We get our first caution on Lap 16.  Terry Belanger gets a bit loose heading into Turn 1 and catches the apron.  Behind him, Sean Wiltshire isn’t able to check-up in time, and tries to go high, but isn’t able to make it and gets collected.  Also involved in the wreck is Daniel Avery, who is in the high groove but is barely unable to squeak by.  He’ll be able to repair and go on, but Terry’s and Sean’s races are over.

Early contact with Scarbrough (4) left Schmidt playing catch-up for the remainder of the race.

Lap 26 is our next caution.  There is contact between myself and AJ Scarbrough while going through Turn 3.  The contact causes us both to spin, and Tyson Braun is collected in the process.  AJ’s car is heavily damaged after contact with the wall.  His race is done.  I’ve got some right front damage, but nothing major.  The guys in the pits are able to fix most of the damage during the pit stop, but on the restart I notice that something is definitely broken.  I’m down about 5 mph and can’t hold the draft.  The crew and I decide to start adding tape to the front end on our next pit stops to see if we can’t add some aerodynamics to the car and keep me with the pack.

The “Big One” happens on Lap 35.  10 cars are involved.  I’m not sure what causes this one, but I sure am happy to be able to stay out of it.  Of the 10 who take damage, five are out for the race, including Michael Damico, Rob Bolling, and David Beattie.  At least now I’ll have some people to draft with in the hopes of staying on the lead lap.  I’m currently in 22nd place and it doesn’t look like I’ll be climbing up the order any time soon unless greater carnage occurs.

“The Big One” proved costly to Damico (30), Bolling (11) and Beattie (8) . . . among others.

I catch another break on Lap 65.  The lead pack has already passed me and the two cars that I’m drafting with, but as the second pack of four cars comes around one of the two cars ahead of me decides to stay low instead of granting the faster cars the courtesy of getting out of their way.  The lead pack is forced to try to split the slower cars three wide… which we all know doesn’t always work.  There is contact between eighth place Simon Morrison and 19th place Diederik Marsman.  Vern Klukas tries to avoid the wreck by diving low, but can’t and is sent for a ride through the grass.  Diederik is unable to hold the brakes and goes flying back up the track right in front of Timothy Wade.  Wade smashes into Diederik’s car broadside and ends up taking a short trip on his roof before the car rights itself.  Both cars are finished, and the drivers can count themselves lucky to be unhurt.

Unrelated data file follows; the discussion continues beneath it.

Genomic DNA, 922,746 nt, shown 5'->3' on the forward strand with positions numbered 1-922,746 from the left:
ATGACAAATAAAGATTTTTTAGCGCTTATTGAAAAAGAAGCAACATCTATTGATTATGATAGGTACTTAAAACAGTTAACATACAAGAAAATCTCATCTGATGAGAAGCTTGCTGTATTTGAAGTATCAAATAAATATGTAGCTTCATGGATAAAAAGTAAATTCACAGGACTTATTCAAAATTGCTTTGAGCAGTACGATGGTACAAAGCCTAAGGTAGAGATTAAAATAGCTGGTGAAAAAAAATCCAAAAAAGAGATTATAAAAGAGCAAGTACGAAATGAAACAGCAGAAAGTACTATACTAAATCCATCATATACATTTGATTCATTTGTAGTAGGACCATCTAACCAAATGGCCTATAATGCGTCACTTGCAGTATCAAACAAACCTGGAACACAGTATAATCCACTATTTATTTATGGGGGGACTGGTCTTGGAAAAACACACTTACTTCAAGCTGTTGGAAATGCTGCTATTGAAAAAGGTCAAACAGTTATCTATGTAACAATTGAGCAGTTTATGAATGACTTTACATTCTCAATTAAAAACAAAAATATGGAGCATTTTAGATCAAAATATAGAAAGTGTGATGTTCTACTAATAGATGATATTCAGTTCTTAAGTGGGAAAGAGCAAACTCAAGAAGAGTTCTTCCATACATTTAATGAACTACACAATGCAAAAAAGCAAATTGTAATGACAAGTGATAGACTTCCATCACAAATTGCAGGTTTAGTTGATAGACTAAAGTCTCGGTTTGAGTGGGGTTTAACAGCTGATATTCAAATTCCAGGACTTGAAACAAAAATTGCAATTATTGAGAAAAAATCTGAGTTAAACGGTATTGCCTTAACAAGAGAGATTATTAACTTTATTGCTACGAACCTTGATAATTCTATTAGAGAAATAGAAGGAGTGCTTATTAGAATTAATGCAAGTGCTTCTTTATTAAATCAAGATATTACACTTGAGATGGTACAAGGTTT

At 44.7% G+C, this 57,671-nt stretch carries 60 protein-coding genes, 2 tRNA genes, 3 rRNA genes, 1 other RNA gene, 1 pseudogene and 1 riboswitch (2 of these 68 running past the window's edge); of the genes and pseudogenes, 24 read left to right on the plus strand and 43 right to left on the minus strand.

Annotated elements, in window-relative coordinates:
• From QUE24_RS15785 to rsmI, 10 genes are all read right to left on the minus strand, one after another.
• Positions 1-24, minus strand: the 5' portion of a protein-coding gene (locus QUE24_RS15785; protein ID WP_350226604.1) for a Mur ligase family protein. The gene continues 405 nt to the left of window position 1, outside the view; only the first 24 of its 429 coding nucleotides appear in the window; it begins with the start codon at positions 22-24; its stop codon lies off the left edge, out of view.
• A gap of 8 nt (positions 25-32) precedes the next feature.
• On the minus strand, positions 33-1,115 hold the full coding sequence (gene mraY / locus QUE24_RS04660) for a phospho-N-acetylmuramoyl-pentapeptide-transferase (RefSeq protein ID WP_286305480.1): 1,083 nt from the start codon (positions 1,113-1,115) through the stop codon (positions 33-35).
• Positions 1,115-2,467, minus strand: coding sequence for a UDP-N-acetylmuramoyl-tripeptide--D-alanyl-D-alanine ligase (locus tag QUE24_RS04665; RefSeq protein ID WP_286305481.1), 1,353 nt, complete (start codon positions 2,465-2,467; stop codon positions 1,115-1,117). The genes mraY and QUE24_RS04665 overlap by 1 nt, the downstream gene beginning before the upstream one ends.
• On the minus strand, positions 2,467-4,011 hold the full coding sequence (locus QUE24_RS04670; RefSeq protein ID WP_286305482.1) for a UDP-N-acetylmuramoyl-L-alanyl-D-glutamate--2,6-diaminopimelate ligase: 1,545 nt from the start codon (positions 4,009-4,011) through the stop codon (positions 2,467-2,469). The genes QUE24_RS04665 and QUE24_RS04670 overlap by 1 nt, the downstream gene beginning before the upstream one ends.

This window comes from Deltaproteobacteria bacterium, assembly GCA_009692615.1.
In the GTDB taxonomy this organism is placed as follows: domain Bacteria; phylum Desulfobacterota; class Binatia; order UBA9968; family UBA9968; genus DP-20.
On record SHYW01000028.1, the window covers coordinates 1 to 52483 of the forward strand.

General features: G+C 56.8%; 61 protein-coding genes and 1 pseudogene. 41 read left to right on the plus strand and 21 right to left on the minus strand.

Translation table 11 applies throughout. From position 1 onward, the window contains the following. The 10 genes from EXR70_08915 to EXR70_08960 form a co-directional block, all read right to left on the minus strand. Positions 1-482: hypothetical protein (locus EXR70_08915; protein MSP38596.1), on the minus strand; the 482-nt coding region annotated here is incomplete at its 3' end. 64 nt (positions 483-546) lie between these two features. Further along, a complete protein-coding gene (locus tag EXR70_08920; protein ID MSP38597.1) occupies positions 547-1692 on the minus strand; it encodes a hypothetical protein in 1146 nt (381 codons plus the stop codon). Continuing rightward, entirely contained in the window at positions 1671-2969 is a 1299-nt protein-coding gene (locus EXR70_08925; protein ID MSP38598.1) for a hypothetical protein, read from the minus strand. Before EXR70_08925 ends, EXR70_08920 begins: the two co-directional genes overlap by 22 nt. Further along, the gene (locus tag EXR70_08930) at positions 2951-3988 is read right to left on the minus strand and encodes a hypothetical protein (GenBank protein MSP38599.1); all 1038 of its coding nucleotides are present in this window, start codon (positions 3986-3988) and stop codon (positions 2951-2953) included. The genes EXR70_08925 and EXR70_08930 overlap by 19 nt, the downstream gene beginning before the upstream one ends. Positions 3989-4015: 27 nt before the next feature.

Three wide seldom works – as Wade (2), Marsman (17) and Thomas (19) learn the hard way.

The race restarts on Lap 70 with Will Hutson in first and Thomas Romig alongside.  With so many cars having dropped out, I’m up to 18th.  There’s a lot of damaged cars still on the track, and after all the tape I’ve added, I can now keep up with a draft of other slow cars, but there’s no hope for me sticking with the fast guys any longer.

By lap 105, we’re starting green flag pit stops.  There is a two car break-away out in front, with Thomas Romig and Will Hutson working very well together and stretching their lead.  Their cars are a mix of colors only a gypsy could love.  All of a sudden, a car appears right in front of them: the #23 of Richard Dingman.  Richard has decided to pull out of pit road right onto the track instead of taking the apron around to the back stretch.  The leaders slam into his rear bumper, effectively ending the race for all three cars.

Digman inadvertently puts the kibosh on the Hutson (24) Romig (25) breakaway.

The #5 of Frye Hubbard takes over the lead, alongside #10 of Joshua Justice.  By now, I’m about four laps down, but still steadily climbing spots.  I’m up to 13th, and I’ve got my eyes on a top 10 . . . if only there could be another few cautions.  After another 50 laps or so, I start to realize that the chances of getting those cautions is getting pretty slim.  After the first set of green flag pit stops, there isn’t a lead pack anymore, just a few pairs of guys working together around the track.  After the second set of stops, there isn’t even that!  Even the leader is all by himself, and it doesn’t look like anyone can catch him.

Can you say “Cha-Ching?” Hubbard heads to the checkered flag and a big virtual payday.

I’ve got to congratulate Frye Hubbard on a race hard fought and well won.  Its good to see a nice guy win every now and then.  As for myself, I managed to climb to 11th and collect a cool $330,000.  That will pay some bills!  I’m trying to decide if I should pay back a large chunk of that 5 million dollar loan and avoid the huge interest charges, or if I should play it safe and make smaller payments.  Either way I look at it, I’m going to have to throw some serious change at it in order to keep the bank satisfied.

Stay tuned to see how I do as a team owner/driver.  Thank you for reading, and I’ll see you in Atlanta!